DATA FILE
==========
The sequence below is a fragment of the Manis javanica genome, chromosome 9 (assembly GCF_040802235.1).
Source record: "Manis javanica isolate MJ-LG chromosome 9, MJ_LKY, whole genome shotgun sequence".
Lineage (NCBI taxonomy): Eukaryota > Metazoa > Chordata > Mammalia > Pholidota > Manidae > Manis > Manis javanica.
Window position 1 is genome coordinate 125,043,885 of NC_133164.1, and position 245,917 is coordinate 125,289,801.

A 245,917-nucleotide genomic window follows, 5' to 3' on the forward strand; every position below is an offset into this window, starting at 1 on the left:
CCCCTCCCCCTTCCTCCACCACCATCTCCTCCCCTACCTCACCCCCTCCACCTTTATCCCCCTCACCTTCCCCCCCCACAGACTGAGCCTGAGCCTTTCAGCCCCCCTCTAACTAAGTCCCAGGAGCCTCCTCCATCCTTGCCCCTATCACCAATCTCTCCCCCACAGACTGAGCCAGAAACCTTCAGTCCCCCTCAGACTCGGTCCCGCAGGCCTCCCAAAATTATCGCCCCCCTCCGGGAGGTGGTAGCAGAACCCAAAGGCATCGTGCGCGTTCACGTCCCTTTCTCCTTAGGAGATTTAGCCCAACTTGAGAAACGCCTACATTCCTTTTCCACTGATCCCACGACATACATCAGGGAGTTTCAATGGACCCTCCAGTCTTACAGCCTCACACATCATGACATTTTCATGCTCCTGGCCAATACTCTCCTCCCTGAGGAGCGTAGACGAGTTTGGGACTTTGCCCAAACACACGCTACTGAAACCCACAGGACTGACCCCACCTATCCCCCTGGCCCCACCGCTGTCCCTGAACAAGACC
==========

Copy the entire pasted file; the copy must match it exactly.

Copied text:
The sequence below is a fragment of the Manis javanica genome, chromosome 9 (assembly GCF_040802235.1).
Source record: "Manis javanica isolate MJ-LG chromosome 9, MJ_LKY, whole genome shotgun sequence".
Lineage (NCBI taxonomy): Eukaryota > Metazoa > Chordata > Mammalia > Pholidota > Manidae > Manis > Manis javanica.
Window position 1 is genome coordinate 125,043,885 of NC_133164.1, and position 245,917 is coordinate 125,289,801.

A 245,917-nucleotide genomic window follows, 5' to 3' on the forward strand; every position below is an offset into this window, starting at 1 on the left:
CCCCTCCCCCTTCCTCCACCACCATCTCCTCCCCTACCTCACCCCCTCCACCTTTATCCCCCTCACCTTCCCCCCCCACAGACTGAGCCTGAGCCTTTCAGCCCCCCTCTAACTAAGTCCCAGGAGCCTCCTCCATCCTTGCCCCTATCACCAATCTCTCCCCCACAGACTGAGCCAGAAACCTTCAGTCCCCCTCAGACTCGGTCCCGCAGGCCTCCCAAAATTATCGCCCCCCTCCGGGAGGTGGTAGCAGAACCCAAAGGCATCGTGCGCGTTCACGTCCCTTTCTCCTTAGGAGATTTAGCCCAACTTGAGAAACGCCTACATTCCTTTTCCACTGATCCCACGACATACATCAGGGAGTTTCAATGGACCCTCCAGTCTTACAGCCTCACACATCATGACATTTTCATGCTCCTGGCCAATACTCTCCTCCCTGAGGAGCGTAGACGAGTTTGGGACTTTGCCCAAACACACGCTACTGAAACCCACAGGACTGACCCCACCTATCCCCCTGGCCCCACCGCTGTCCCTGAACAAGACC